Workers have recently taken to the streets in their thousands to once again protest against the appalling conditions they have to work in. Pay remains extremely low and conditions are reportedly deteriorating after time has passed since improvements after Rana Plaza.

The protests saw angry and violent clashes with police on the streets of Dhaka. There are widespread reports of police firing rubber bullets and tear gas at protestors too. Many employees who took part in the demonstrations did eventually return to work after the government increased wages, to find they had been dismissed from their jobs. A move clearly designed to spread fear and intimidation by factory bosses.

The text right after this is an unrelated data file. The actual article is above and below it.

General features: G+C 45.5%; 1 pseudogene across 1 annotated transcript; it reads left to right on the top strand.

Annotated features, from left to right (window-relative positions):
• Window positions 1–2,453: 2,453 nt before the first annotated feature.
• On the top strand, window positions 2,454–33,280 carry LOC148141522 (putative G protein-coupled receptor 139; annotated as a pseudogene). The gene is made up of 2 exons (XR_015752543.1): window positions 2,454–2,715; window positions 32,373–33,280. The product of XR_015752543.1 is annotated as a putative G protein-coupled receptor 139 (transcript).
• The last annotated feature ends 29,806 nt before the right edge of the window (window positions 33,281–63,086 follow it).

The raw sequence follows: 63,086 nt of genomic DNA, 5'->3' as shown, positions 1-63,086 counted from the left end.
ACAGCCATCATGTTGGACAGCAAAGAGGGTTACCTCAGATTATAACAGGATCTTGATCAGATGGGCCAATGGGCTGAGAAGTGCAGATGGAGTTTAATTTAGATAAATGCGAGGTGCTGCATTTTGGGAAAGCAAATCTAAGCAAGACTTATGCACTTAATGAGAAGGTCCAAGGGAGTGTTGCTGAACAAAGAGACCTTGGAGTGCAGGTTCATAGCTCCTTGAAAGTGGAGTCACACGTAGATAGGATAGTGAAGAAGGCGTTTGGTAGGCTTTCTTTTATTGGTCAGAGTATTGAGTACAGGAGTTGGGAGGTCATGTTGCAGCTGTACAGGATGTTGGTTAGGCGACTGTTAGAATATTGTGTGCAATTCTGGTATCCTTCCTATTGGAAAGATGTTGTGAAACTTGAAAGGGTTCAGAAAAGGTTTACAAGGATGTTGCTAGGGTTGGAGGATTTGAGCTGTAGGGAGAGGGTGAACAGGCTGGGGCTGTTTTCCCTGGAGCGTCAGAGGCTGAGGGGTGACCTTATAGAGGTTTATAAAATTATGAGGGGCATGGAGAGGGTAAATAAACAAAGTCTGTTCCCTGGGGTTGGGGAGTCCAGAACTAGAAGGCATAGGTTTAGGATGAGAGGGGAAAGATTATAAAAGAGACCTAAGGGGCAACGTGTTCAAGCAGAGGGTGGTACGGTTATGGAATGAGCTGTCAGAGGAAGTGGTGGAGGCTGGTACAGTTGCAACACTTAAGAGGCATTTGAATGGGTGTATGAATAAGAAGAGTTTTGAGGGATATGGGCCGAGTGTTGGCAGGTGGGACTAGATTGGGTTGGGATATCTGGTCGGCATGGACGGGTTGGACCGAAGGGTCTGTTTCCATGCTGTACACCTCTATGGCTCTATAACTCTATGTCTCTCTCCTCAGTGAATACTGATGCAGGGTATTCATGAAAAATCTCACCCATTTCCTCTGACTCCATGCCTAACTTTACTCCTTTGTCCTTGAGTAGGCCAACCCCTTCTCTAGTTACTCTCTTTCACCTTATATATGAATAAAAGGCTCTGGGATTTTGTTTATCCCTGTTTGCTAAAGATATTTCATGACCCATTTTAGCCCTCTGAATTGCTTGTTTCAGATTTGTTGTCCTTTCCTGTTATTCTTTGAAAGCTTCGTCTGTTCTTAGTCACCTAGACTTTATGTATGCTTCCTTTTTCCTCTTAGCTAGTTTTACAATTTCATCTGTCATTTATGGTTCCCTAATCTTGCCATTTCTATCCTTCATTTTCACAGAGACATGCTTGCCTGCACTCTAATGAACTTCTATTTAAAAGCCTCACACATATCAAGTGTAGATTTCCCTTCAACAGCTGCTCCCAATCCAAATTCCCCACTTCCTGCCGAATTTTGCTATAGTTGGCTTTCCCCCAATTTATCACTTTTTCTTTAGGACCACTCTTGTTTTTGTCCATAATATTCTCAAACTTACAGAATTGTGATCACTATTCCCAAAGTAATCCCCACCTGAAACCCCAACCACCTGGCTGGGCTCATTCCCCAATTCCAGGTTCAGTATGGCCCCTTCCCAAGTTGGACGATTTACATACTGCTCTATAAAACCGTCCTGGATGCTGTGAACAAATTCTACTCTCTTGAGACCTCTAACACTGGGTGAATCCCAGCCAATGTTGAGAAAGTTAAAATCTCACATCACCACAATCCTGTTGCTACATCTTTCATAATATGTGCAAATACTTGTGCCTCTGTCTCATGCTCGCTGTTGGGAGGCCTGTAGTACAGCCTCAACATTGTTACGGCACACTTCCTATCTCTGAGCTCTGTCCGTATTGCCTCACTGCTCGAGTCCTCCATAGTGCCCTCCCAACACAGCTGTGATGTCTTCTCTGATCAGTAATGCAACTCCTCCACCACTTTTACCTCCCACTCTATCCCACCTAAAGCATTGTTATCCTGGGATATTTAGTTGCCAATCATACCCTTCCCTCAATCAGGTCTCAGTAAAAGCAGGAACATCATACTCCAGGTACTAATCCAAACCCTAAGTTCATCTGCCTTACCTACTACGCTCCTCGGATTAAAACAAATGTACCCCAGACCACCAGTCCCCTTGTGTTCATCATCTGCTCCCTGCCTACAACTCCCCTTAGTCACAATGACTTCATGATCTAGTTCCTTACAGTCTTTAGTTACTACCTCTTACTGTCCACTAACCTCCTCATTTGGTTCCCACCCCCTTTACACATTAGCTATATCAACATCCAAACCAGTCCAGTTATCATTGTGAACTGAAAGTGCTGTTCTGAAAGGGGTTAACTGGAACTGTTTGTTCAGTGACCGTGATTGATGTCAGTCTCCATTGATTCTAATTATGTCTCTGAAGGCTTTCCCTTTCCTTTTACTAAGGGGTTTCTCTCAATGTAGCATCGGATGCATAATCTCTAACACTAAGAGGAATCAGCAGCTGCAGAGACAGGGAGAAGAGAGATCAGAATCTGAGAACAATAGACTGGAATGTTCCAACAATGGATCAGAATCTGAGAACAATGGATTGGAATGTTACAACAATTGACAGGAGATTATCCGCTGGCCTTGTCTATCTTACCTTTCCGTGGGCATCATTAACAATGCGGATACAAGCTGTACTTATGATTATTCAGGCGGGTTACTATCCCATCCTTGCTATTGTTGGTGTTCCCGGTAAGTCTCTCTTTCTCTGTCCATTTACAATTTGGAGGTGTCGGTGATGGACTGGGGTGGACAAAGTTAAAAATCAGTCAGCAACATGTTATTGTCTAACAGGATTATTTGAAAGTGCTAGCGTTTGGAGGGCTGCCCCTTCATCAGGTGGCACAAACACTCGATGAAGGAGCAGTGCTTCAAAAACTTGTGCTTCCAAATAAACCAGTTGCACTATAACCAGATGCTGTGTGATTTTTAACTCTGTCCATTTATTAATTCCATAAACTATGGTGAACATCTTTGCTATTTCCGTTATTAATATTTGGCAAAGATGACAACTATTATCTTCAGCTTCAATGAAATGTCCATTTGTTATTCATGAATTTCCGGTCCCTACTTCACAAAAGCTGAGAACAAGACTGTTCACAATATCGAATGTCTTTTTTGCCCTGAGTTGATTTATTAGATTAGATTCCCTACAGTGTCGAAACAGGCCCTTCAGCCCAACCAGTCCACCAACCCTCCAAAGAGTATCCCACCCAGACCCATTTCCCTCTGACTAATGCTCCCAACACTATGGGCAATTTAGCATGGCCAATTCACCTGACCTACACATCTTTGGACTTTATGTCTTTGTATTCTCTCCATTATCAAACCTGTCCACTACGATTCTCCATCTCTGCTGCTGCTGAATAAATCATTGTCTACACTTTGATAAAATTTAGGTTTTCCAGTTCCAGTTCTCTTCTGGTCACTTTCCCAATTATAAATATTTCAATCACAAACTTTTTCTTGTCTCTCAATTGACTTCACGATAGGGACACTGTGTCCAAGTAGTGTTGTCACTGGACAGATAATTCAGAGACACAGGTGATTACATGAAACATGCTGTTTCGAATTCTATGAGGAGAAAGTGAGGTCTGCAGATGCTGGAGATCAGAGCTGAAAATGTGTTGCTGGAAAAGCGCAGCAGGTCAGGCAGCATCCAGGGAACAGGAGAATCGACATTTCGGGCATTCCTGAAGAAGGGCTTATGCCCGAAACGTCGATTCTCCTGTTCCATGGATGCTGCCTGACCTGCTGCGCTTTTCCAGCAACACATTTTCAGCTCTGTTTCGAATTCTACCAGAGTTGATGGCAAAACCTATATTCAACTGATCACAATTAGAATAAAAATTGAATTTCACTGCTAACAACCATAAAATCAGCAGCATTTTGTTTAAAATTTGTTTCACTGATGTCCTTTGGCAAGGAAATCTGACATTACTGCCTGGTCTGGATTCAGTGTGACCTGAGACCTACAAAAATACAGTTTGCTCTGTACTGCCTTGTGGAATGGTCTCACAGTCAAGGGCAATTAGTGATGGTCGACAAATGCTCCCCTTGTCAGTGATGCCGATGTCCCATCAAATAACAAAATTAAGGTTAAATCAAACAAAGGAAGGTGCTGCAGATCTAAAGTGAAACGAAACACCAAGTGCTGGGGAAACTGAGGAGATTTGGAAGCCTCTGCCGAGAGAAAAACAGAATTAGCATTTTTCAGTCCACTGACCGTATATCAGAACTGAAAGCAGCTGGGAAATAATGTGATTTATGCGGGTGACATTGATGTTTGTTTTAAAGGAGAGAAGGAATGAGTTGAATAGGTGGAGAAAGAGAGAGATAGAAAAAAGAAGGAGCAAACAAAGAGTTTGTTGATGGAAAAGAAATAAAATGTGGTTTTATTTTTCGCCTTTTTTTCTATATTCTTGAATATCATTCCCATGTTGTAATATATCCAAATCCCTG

Bangladesh appears to be at an important cross-roads in its development, with wide-spread concern about the impartiality of their recent political elections, and the fact that opposition parties felt the election wasn’t fairly conducted. This is a country that has seen economic growth, coped with a major humanitarian crisis caused by the expulsion of a million Rohingya refugees, but is at a crossroads and the democratic dimension, or lack thereof, is something that is damaging its reputation.

Bangladesh has grown substantially in recent years, partly due to the four million who work in the garment industry. It will not become a developed economy overnight and wages will still take up to 50 years to match what we earn in the UK.

We cannot force wage rises on Bangladesh, it must come with growth and development, but we can do more to support them, to develop their industry into a more ethical one.

Many consumers in the UK are concerned that the products and garments they buy are not created ethically, and as such they may be indirectly sustaining cruel labour practices, human rights abuses and contributing to pollution problems.